The geographic position of Turkey as a crossroads between Asia and Europe has been a major factor in determining the country’s migration trends. For a number of years, the country had a negative net migration rate but the difference between out-migration and in-migration has been narrowing with the influx of foreign workers to fill gaps resulting from declining fertility and low growth of the working population. Turkey has a large stock of nationals in Europe and circular migration among this group is on the rise, with the country becoming increasingly attractive for young highly skilled people of Turkish descent that were raised and educated in Europe (Elitok and Straubhaar 2010). At the same time, Turkey is becoming a popular destination for migrants from Central Asia with Turkish and Russian language skills to work in the tourism industry. Low-skilled migrants from Central Asia as well as from Moldova and Ukraine also migrate to Turkey to work in agriculture and construction and as domestic helpers (IOM 2008).
Historically, Turkey was part of the Ottoman Empire, a multicultural state, comprised of a number of different ethnicities. In the first half of the twentieth century, the Turkish nation state evolved in Anatolia. Migration flows to the new nation state were mainly Muslims from the Balkans who, on basis of religion, were classified as Turks. In the second half of the century, Turkey became a country of labour out-migration, spurred by the signing of bilateral labour agreements, the earliest one with Germany in 1961, and later with a number of other European countries (Focus Migration 2006). According to the Turkish Ministry of Labour, in 2005, there were almost 4.4 million Turks living abroad (IOM 2008).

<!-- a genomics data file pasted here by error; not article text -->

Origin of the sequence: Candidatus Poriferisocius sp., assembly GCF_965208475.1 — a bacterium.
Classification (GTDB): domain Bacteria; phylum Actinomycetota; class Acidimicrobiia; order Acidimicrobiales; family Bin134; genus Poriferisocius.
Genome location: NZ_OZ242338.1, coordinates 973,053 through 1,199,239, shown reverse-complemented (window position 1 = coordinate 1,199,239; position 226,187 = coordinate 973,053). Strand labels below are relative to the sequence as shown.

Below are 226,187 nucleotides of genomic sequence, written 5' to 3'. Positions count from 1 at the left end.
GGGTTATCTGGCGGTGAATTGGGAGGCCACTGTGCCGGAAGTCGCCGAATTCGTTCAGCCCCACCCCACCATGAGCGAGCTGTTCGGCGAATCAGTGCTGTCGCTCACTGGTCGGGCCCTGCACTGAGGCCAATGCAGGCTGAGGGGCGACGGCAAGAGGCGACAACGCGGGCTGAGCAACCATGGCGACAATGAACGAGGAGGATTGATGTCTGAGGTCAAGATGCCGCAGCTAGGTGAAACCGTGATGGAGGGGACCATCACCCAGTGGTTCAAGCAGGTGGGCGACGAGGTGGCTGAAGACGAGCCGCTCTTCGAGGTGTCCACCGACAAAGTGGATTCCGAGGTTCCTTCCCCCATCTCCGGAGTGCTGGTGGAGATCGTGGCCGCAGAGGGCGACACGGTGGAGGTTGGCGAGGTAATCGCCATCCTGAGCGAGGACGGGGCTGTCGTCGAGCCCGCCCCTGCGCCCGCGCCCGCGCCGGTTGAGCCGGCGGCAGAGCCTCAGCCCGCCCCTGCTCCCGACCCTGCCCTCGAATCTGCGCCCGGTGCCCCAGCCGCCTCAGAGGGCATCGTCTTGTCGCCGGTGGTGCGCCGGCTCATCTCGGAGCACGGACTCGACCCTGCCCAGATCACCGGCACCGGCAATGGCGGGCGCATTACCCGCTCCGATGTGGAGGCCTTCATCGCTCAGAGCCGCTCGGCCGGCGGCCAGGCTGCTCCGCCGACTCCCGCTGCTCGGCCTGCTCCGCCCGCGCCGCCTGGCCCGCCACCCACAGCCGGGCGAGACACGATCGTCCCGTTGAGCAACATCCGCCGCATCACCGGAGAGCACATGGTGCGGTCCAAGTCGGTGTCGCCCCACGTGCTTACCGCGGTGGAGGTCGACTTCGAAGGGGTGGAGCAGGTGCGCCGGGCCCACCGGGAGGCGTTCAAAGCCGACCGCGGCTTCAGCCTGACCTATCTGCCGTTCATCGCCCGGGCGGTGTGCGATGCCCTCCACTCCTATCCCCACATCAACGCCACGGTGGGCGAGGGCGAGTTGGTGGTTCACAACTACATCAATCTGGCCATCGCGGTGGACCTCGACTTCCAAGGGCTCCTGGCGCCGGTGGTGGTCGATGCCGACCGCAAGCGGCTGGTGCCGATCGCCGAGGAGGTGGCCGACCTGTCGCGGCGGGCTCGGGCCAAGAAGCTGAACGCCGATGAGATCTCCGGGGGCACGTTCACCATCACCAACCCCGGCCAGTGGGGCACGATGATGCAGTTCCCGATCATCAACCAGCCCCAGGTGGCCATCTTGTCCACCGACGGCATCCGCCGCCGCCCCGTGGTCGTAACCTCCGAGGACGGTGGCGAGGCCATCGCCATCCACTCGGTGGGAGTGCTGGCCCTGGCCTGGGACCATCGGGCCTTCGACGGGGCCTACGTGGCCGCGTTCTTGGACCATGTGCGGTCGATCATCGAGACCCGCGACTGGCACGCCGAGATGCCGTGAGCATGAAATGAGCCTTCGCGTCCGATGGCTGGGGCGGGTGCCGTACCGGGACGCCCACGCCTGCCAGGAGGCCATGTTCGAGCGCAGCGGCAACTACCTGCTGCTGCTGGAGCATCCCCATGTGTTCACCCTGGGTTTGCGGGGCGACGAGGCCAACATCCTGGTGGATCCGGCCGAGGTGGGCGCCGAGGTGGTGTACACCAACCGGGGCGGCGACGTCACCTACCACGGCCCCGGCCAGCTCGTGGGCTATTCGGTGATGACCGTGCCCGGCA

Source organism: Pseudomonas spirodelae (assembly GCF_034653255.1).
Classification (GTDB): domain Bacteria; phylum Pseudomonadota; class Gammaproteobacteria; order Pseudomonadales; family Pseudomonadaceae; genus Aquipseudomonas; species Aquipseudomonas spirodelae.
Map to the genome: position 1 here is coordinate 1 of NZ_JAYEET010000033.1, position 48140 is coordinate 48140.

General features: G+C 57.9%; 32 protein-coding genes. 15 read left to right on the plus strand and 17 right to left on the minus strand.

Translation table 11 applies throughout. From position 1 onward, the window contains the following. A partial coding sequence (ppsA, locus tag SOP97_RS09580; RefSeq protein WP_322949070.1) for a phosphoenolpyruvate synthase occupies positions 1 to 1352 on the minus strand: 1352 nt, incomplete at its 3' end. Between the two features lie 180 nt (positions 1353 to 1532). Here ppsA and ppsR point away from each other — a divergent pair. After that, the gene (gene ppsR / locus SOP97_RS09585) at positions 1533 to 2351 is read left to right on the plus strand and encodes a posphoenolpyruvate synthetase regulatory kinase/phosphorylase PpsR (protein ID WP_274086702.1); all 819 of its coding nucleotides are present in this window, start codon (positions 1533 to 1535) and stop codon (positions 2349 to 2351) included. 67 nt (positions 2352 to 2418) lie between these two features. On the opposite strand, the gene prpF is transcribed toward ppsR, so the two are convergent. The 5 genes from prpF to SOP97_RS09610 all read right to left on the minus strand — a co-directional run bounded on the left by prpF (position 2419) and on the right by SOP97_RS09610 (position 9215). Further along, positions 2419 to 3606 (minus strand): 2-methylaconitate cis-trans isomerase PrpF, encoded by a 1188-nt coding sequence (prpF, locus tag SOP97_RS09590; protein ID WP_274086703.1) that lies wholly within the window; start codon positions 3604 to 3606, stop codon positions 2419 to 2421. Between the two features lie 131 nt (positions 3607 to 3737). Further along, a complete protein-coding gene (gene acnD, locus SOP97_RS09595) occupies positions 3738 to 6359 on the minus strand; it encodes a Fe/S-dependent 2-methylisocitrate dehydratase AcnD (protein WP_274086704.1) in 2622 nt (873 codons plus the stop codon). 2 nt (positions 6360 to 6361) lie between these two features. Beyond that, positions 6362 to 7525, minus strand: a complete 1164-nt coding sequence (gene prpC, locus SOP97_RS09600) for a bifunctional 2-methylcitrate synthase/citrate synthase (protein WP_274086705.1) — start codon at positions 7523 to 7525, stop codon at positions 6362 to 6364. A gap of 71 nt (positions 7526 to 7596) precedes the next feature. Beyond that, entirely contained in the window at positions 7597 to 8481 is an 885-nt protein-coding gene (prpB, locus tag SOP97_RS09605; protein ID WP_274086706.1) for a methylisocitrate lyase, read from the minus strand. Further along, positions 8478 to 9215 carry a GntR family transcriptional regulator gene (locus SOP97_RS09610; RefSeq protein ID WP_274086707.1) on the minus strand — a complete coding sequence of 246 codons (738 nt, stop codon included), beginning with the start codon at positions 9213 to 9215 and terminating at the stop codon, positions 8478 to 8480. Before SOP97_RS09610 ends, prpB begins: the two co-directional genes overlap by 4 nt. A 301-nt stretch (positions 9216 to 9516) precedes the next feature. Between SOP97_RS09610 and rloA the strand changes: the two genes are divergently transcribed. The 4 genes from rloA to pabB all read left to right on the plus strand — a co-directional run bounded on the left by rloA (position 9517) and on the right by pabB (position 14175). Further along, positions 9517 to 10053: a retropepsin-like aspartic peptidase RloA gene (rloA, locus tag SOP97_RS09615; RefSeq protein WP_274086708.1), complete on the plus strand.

At the end of the twentieth century, remittances were an important component of the Turkish economy but that role has since diminished. They peaked in the late 1990s, dropped sharply after 2002, and are now below the level seen in the 1970s (figure 1). Among the reasons for the decline are increasing unemployment of the migrant population in the main destination countries and decreasing family links of second and third generation migrants. The drop in remittances also reflects the country’s transformation from a country of net out-migration to a potential country of net in-migration.
Unemployment of the Turkish migrant population has become a social issue in many countries of destination and is an area of concern for Turkey. Data from the Ministry of Labour indicated that in 2005, the unemployment rate among Turkish migrants was 36 per cent in Belgium, 32.5 per cent in Germany and 25 per cent in France (IOM 2008).
In addition to changing demographics, increased economic development and European policies aimed at cutting the number of foreign workers are key factors contributing to the lower out-migration from Turkey, especially for labour migrants. At the same time, the country’s relative wealth compared to other countries in the subregion and neighbouring subregions and the language proximity has made it an attractive destination country. According to estimates from the United Nations Population Division, net migration could turn positive beginning in 2025 (UN DESA 2010).